Ethiopian religions reach out to fight Aids
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By Abebe Andualem
Addis Ababa, Ethiopia - The leaders of Ethiopia's three main religions will launch a national campaign to create awareness about HIV and Aids and attempt to dispel the stigma attached to those who are infected with the deadly disease.
The week-long campaign, which is being launched by the Ethiopian Orthodox Church, the Islamic Affairs Supreme Council and the Ethiopian Evangelical Church, will begin when Muslims attend Friday prayers, the leaders told reporters late on Wednesday.
"It is obligatory for very Muslim to care and support our brothers and sisters infected by the virus and to avoid the stigma and discrimination of people living with the virus," said Sheik Abdurahiman Hussein, chairperson of the Islamic Affairs Supreme Council.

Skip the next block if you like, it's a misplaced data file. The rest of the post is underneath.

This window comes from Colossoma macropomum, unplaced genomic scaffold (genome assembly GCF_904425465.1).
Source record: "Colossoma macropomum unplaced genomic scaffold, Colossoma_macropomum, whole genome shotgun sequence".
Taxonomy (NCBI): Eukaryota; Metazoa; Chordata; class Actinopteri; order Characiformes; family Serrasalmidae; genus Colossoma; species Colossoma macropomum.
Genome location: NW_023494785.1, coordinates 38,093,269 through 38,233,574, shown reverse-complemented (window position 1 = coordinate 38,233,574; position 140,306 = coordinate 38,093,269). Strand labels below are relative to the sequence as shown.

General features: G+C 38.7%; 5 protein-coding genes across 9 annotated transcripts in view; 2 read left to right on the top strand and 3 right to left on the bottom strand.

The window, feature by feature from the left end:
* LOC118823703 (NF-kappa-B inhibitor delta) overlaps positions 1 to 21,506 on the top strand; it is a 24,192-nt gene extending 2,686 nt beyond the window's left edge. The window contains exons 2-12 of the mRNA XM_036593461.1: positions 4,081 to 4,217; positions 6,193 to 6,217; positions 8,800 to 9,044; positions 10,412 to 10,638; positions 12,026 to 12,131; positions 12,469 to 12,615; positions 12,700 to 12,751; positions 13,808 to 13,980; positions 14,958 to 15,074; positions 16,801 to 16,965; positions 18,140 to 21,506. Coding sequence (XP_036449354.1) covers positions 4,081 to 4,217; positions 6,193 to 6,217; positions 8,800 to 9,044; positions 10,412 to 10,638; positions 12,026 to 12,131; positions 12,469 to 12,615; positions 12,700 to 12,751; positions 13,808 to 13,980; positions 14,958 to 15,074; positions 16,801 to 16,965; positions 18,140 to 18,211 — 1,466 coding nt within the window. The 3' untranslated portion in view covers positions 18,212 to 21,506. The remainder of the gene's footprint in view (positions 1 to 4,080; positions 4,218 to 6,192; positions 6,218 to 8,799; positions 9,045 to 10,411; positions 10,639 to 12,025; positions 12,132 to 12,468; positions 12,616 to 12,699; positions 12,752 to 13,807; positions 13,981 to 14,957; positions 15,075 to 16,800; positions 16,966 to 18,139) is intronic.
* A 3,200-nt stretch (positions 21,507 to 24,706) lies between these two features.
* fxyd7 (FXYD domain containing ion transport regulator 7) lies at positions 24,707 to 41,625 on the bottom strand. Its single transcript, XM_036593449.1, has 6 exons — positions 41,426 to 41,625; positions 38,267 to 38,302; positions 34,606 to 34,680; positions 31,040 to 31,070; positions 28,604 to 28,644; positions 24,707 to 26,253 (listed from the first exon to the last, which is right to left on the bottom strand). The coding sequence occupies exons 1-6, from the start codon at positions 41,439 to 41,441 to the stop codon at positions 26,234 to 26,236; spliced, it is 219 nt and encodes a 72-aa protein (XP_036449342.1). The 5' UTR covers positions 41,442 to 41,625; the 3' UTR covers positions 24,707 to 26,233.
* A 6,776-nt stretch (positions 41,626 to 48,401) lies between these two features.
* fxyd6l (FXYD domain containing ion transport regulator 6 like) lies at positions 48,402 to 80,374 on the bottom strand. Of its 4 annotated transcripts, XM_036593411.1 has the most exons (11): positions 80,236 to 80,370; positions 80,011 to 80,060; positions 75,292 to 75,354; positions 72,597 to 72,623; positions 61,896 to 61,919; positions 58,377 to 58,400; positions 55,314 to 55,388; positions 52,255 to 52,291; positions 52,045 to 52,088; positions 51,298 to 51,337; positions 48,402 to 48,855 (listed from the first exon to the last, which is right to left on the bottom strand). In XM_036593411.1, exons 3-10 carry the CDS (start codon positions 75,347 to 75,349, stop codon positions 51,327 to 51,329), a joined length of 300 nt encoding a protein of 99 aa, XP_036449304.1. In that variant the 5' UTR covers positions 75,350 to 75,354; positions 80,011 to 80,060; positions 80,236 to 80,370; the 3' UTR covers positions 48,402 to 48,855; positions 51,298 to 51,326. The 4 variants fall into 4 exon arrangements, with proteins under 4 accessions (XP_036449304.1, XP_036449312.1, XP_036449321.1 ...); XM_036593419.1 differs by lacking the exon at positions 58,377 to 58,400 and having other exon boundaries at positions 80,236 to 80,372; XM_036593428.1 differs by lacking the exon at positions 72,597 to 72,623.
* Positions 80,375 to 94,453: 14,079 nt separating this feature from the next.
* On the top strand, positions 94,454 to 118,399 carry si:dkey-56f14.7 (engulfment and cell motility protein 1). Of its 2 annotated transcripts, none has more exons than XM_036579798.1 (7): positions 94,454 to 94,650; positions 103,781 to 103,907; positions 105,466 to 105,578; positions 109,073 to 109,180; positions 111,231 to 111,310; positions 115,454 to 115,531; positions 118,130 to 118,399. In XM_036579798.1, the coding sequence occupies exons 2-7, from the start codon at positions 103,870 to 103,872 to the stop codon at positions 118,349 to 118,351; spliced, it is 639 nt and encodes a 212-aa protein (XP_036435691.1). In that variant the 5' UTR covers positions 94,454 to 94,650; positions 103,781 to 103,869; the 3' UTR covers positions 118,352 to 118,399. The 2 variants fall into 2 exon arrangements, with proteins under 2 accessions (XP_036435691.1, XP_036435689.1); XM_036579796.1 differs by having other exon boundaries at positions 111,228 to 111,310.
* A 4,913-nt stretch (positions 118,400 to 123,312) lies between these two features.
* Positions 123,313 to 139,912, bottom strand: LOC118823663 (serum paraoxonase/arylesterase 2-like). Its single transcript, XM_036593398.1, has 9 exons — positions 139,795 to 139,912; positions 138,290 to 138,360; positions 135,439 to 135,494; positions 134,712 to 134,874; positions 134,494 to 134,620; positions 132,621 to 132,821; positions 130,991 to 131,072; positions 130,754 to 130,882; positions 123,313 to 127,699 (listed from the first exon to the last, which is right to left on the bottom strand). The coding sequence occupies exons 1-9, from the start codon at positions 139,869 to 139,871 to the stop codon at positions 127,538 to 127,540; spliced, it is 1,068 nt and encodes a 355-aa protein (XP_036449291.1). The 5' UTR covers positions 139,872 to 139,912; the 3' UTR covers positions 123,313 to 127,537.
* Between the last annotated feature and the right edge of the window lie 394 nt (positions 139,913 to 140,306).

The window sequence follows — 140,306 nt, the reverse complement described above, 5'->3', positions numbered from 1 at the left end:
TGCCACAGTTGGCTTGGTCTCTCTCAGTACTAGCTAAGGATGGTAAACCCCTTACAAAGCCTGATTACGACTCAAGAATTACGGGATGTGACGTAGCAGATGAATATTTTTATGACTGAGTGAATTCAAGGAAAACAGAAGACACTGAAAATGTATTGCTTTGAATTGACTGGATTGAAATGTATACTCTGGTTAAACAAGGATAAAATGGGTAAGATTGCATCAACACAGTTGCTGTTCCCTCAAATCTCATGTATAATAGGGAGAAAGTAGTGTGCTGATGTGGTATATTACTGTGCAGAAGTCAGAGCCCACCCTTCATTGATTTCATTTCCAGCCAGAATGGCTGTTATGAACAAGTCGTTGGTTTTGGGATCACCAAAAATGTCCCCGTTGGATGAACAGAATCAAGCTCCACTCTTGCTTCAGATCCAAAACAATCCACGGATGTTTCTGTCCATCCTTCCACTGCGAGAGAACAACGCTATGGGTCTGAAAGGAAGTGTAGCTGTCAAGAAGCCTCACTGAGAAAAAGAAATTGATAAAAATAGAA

Ethiopia is a predominantly Christian country, but more than 30 percent of the Horn of African nation's 62 million people are Muslims.
Abuna Paulos, patriarch of the Ethiopian Orthodox Church, the country's largest religion, said activities will be organised nationwide and leaflets and posters distributed.
He said the main message of the campaign would be the need for behavioural change and for people to show "mercy, concern and care for those living with the virus".
Negatu Mereke, an official with the government's HIV and Aids prevention office, said 2,2 million Ethiopians are infected with HIV, the virus that causes Aids. Only South Africa, Nigeria and India have a larger percentage of their population infected with the disease, Negatu said.
Except for a few adverts on state-run television and radio, the government has done little to create awareness about the disease.
Bjron Ljungqvist, the United Nations Children's Fund's representative in Ethiopia, said it was critical that Ethiopians gained a better understanding of the disease.
"Most Ethiopians have heard of HIV and Aids, but there are many misconceptions and safe behaviours are not practiced. Stigma and discrimination is widespread and damaging... care and support," he said.
More than 80 percent of the impoverished country's population are poorly eductated subsistance farmers. - Sapa-AP